Liberating Blackness: The Theme of Whitening in Two Colombian Short Stories

Liberating Blackness: The Theme of Whitening in Two Colombian Short Stories

Volume 35, Number 2, Spring 2012
pages 475-493
DOI: 10.1353/cal.2012.0074

Laurence E. Prescott, Professor
Department of Spanish, Italian and Portuguese
Pennsylvania State University

Hablaré del físico de los negros, casi como de carrera. Tienen dos cosas repugnantes para no gustar, el color negro y el mal olor. . . .

Pbro. Felipe Salvador Gilii

The convert may have found spiritual salvation in the White Man’s faith; he may have acquired the White Man’s culture and learnt to speak his language with the tongue of an angel; he may have become adept in the White Man’s economic technique, and yet it profits him nothing if he has not changed his skin.

Arnold Toynbee

The premium placed by many Negroes on a light shade of skin, straight hair, and Caucasian features, are all indicative of severely injured self-esteem and of the inferiority assumed in things Negro.

Peter Loewenberg

And above all, the author must believe in black folk, and in the beauty of black as a color of human skin.

W. E. B. Du Bois

In Black Skin, White Masks, a probing psychological exploration of the dynamics of racism and its effects on both Blacks and Whites, psychiatrist Frantz Fanon writes: “In the white world the man of color encounters difficulties in the development of his body schema. Consciousness of the body is solely a negating activity. The body is surrounded by an atmosphere of certain uncertainty” (110–111). As Fanon goes on to say, the equating of blackness with evil and ugliness stimulated white scientists to seek a means of removing “the burden of that corporeal malediction” (111). Simultaneously, that same malevolent identification prompted black people to go to extraordinary lengths to free themselves from their blackness, the alleged source of their discontent. Skin lighteners, hair straighteners, miscegenation, and “passing” are some of the more common methods that have been tried over the years. These preoccupations have not gone unnoticed by creative writers. In 1931 African American journalist and writer George S. Schuyler (1895–1977) published the humorously satirical novel Black No More, in which a black doctor discovers a process that changes black skin to white and transforms Negroid features to Caucasian in a matter of hours, thereby disrupting the racial status quo, bolstering the defenders of white racial purity and supremacy, and ruining black businesses and civil rights organizations.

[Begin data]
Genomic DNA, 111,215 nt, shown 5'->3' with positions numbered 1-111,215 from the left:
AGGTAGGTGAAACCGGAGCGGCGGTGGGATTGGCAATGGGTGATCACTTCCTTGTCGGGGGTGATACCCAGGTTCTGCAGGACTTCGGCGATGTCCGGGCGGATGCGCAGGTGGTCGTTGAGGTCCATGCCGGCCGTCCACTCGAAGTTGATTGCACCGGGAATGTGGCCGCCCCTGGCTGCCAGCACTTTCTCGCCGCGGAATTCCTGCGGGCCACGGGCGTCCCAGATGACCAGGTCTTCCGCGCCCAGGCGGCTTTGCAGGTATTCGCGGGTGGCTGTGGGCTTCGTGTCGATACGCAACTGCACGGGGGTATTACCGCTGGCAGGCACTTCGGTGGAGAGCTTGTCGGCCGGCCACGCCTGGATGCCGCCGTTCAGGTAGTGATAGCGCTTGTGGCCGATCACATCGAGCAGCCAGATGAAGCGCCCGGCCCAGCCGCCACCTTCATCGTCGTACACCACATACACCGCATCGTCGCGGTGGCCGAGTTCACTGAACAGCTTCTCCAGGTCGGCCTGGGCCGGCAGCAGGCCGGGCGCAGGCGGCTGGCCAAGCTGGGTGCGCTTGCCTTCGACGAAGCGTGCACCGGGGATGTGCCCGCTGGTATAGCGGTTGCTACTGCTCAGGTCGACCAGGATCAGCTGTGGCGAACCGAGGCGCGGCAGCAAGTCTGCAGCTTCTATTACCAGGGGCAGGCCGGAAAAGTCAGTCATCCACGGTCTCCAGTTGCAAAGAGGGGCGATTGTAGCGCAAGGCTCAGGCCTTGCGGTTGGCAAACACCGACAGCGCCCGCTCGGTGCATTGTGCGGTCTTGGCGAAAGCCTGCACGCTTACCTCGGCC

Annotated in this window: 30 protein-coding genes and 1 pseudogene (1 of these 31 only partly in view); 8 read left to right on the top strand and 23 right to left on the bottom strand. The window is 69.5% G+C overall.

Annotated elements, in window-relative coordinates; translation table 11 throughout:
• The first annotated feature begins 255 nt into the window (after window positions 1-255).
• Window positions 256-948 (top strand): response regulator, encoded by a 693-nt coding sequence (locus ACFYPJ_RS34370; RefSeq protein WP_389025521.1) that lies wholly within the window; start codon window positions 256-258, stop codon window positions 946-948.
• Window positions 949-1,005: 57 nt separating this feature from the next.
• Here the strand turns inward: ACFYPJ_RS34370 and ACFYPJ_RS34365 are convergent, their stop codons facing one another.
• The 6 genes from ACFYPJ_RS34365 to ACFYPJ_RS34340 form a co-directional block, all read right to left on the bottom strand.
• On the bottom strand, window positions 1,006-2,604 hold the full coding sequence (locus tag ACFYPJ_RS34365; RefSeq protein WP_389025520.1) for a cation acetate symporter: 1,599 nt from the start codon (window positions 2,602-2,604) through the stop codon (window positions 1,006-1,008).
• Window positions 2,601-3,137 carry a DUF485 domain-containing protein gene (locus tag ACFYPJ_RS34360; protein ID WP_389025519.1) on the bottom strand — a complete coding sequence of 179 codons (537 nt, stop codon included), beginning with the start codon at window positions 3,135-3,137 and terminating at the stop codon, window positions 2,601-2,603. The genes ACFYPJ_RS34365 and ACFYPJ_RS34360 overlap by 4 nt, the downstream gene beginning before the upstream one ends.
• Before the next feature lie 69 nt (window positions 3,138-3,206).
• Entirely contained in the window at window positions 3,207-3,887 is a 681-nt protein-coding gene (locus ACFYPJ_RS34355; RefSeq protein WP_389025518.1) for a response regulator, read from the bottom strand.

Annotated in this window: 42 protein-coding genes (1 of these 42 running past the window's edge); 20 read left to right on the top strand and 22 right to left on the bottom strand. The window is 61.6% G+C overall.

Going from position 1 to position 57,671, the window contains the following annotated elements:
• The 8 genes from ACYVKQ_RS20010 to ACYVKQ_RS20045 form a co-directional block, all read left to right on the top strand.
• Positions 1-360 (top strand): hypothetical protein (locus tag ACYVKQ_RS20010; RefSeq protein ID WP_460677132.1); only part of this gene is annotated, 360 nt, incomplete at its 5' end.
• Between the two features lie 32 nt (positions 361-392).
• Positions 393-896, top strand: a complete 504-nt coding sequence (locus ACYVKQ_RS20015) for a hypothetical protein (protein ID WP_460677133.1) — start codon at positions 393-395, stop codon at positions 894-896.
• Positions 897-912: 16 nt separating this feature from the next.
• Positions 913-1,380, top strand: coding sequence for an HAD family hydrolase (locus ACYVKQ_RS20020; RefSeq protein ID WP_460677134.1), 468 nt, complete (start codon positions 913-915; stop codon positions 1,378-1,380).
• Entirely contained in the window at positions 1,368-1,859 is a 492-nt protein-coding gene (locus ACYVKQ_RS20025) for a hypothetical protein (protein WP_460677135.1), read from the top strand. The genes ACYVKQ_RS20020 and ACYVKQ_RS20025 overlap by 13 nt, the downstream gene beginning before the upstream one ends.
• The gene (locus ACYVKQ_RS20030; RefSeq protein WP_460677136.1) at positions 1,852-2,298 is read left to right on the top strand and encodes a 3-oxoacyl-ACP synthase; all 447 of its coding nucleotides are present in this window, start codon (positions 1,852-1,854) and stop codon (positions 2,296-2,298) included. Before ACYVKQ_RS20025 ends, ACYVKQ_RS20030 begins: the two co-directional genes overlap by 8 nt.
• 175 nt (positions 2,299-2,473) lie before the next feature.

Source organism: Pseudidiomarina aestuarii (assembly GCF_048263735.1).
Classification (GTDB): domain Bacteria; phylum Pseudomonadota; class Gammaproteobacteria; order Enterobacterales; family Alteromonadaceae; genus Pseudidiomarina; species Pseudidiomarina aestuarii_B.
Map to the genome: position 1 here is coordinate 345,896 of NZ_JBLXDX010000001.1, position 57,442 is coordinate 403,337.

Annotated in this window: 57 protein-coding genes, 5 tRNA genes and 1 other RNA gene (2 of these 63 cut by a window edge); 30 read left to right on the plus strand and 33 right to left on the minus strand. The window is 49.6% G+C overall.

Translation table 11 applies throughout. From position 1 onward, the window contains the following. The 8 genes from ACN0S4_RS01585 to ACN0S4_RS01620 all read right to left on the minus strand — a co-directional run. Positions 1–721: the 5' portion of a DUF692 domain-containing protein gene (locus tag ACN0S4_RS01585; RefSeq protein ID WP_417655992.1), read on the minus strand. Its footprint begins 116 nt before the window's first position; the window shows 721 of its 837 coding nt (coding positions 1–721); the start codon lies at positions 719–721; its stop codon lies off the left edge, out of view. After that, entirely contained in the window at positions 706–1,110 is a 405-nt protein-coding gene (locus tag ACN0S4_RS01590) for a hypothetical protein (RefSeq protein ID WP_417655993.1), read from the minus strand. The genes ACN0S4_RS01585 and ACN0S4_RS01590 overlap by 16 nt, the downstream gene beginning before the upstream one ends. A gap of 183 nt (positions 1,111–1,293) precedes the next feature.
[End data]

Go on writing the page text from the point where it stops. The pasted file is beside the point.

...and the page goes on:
Schuyler’s novel is probably the best-known African American work of fiction that deals with a physical transformation of black people to bring about group liberation and a “happy” resolution of “the race problem.” The theme and pursuit of whitening, however, is not confined to North American society and literature. It is also present in the cultures and literary and non-literary works of Latin America. Indeed, in the nation of Colombia, South America, whose citizens of African descent constitute a significant portion of the total population, both journalists and creative writers have shown a continuing interest in the physical whitening of black peoples. As early as 1883, for example, there appeared in the “Folletines” supplement of the Bogotá newspaper La Luz, a notice titled “No más negros” ‘No more Blacks,’ which reported on a doctor in South Carolina who was experimenting with “una agua milagrosa que da á la piel de los negros la blancura de la nieve” ‘a miraculous water which gives to Negroes’ skin the whiteness of snow.’ Lacking official confirmation of the extraordinary liquid, the authors of the note, associating the word “anti-negro” with “antidote,” wryly concluded: “Hasta que así sea y sepamos á qué atenernos, confesamos que el anti-negro nos parece un white lie” ‘Until it is so and we know on what to rely, we confess that the anti-black seems to us a white lie.’ Noteworthy, too, is the presence in both nineteenth- and twentieth-century publications of advertisements directed at women for products that lighten—and (thus) allegedly…

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